and Happy new year is “Ia orana i te mata iti api”

Thai – “Sawadee Pee Mai”

Turkish – “Noeliniz Ve Yeni Yiliniz Kutlu Olsun”

Ukrainian – “Z Rizdvom Khrystovym !” – “Merry Christmas”

” Z Novym Rokom !” – “Happy New Year”

“Z Rizdvom Khrystovym i Novym Rokom !” – both greetings together.

Vietnamese – “Chuc Mung Giang Sinh”

Welsh – “Nadolig Llawen”

Yugoslavian – “Cestitamo Bozic”

“It’s a Small World” is the theme song of the attraction of the same name. It was written by the Sherman Brothers in 1963. A cover version is performed by Baha Men for the Around the World in 80 Days soundtrack.

History
“Children of the World” was the working title of the attraction Walt Disney only called “the happiest cruise that ever sailed” (and never It’s a Small World). The attraction’s tentative soundtrack design featured each national anthem, playing all at once, which resulted in a cacophonous noise. Walt demonstrated the miniature mock-up to his staff songwriters Robert B. Sherman and Richard M. Sherman. As he and the Sherman Brothers walked through Walt said, “I need one song.” A single song for the attraction which could be easily translated into many different languages and which could be played in round. The Sherman Brothers wrote “it’s a small world (after all)” in the wake of the Cuban Missile Crisis, which influenced the song’s message. They first presented “it’s a small world (after all)” to Walt by singing in counterpoint while walking through the mock-up. In the spirit of international unity, “it’s a small world (after all)” was sung and recorded in various studios around the world – by a church choir in London, TV performers in Mexico City, a school chorus in Rome, and by local children from Tokyo and California.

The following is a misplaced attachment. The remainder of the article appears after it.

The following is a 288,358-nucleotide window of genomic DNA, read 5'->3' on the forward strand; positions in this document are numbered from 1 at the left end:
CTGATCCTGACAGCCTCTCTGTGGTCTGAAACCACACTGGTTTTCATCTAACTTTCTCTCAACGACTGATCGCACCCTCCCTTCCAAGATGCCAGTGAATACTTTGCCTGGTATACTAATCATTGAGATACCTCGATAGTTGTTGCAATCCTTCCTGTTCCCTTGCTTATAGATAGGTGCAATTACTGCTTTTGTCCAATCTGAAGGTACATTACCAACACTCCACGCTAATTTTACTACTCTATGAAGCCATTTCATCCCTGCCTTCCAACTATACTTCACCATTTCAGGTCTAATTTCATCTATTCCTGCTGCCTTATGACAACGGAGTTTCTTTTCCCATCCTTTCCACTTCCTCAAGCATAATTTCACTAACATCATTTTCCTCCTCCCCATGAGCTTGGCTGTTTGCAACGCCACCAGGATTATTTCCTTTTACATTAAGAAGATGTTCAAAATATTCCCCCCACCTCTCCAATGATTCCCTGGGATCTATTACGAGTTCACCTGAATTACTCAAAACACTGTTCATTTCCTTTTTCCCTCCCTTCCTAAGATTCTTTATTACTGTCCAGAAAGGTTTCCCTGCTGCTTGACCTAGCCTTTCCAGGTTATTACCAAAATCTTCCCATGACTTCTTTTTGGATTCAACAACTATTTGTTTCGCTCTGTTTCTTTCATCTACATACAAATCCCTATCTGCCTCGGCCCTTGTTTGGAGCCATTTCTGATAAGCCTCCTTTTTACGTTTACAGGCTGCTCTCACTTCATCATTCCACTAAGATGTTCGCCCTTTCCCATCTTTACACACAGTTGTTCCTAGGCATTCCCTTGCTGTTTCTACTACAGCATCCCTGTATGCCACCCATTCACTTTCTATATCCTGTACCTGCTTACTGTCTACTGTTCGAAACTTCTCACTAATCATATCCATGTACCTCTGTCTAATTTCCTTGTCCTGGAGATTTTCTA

It is argued that this song is the single most performed and most widely translated song on earth. The song tune and lyrics are the only Disney creations never to be copyrighted, as UNICEF requested, and can be heard worldwide on musical devices ranging from keyboard demos to ice cream trucks, it remains “a gift to the children of the world.”

 

 

It’s a world of laughter, a world of tears
It’s a world of hopes and a world of fears
There’s so much that we share
That it’s time we’re aware
It’s a small world after all

There is just one moon and one golden sun
And a smile means friendship to everyone
Though the mountains divide
And the oceans are wide
It’s a small world after all

A Season of Hope. There is Beauty Out There- if you look.

The world is filled with beautiful and amazing things. You need to slow down to see slowdown and notice. It may be a flower growing in a trash filled vacant lot. It may be the white helmet volunteers in Syria. It may be a young girl with autism in Northern Ireland with the voice of an angel.

fullsizeoutput_3ec9

Girl With Autism Sings A Stunning Rendition Of ‘Hallelujah’

It’s not just good because she’s dealing with autism … It’s good because it’s good — really good.

This 10-year-old’s rendition of “Hallelujah” would have given Leonard Cohen himself chills. Turn the volume up and give it a listen.

Kaylee Rodgers, a student who has autism and ADHD, sang the solo part for the famous tune during her school choir concert at Killard House School in Donaghadee, Northern Ireland, and the performance went viral.

Rodgers’ voice is stunningly beautiful ― and she exudes confidence while she sings with her classmates.

Tracy Rodgers, Kaylee’s mother, told the BBC that Kaylee’s music teacher, Lloyd Scates, played a huge part in nurturing her special talent.